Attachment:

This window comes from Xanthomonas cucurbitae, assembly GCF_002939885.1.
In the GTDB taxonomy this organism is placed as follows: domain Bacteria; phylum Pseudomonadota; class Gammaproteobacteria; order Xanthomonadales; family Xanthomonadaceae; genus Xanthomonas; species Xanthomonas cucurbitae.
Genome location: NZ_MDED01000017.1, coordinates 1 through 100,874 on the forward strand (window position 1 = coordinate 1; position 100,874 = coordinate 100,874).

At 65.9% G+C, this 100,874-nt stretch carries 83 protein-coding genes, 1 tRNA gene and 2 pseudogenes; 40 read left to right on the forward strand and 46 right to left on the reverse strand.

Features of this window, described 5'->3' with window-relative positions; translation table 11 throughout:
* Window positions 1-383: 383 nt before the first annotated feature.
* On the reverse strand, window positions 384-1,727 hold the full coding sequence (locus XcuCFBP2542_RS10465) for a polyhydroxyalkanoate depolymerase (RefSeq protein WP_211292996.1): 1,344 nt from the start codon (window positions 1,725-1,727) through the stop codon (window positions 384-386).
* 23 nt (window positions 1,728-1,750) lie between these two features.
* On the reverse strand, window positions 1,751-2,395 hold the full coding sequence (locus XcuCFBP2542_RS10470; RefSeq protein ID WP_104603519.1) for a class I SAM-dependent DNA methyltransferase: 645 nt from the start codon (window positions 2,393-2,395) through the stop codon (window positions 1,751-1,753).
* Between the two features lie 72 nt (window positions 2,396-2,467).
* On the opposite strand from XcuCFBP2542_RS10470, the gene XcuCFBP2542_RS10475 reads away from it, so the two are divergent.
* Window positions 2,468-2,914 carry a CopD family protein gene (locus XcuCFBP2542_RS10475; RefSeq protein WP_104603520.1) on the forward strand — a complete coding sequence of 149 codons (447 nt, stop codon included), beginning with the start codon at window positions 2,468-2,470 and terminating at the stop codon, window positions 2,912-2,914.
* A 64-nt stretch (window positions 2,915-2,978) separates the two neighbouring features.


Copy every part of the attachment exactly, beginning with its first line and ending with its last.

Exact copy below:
This window comes from Xanthomonas cucurbitae, assembly GCF_002939885.1.
In the GTDB taxonomy this organism is placed as follows: domain Bacteria; phylum Pseudomonadota; class Gammaproteobacteria; order Xanthomonadales; family Xanthomonadaceae; genus Xanthomonas; species Xanthomonas cucurbitae.
Genome location: NZ_MDED01000017.1, coordinates 1 through 100,874 on the forward strand (window position 1 = coordinate 1; position 100,874 = coordinate 100,874).

At 65.9% G+C, this 100,874-nt stretch carries 83 protein-coding genes, 1 tRNA gene and 2 pseudogenes; 40 read left to right on the forward strand and 46 right to left on the reverse strand.

Features of this window, described 5'->3' with window-relative positions; translation table 11 throughout:
* Window positions 1-383: 383 nt before the first annotated feature.
* On the reverse strand, window positions 384-1,727 hold the full coding sequence (locus XcuCFBP2542_RS10465) for a polyhydroxyalkanoate depolymerase (RefSeq protein WP_211292996.1): 1,344 nt from the start codon (window positions 1,725-1,727) through the stop codon (window positions 384-386).
* 23 nt (window positions 1,728-1,750) lie between these two features.
* On the reverse strand, window positions 1,751-2,395 hold the full coding sequence (locus XcuCFBP2542_RS10470; RefSeq protein ID WP_104603519.1) for a class I SAM-dependent DNA methyltransferase: 645 nt from the start codon (window positions 2,393-2,395) through the stop codon (window positions 1,751-1,753).
* Between the two features lie 72 nt (window positions 2,396-2,467).
* On the opposite strand from XcuCFBP2542_RS10470, the gene XcuCFBP2542_RS10475 reads away from it, so the two are divergent.
* Window positions 2,468-2,914 carry a CopD family protein gene (locus XcuCFBP2542_RS10475; RefSeq protein WP_104603520.1) on the forward strand — a complete coding sequence of 149 codons (447 nt, stop codon included), beginning with the start codon at window positions 2,468-2,470 and terminating at the stop codon, window positions 2,912-2,914.
* A 64-nt stretch (window positions 2,915-2,978) separates the two neighbouring features.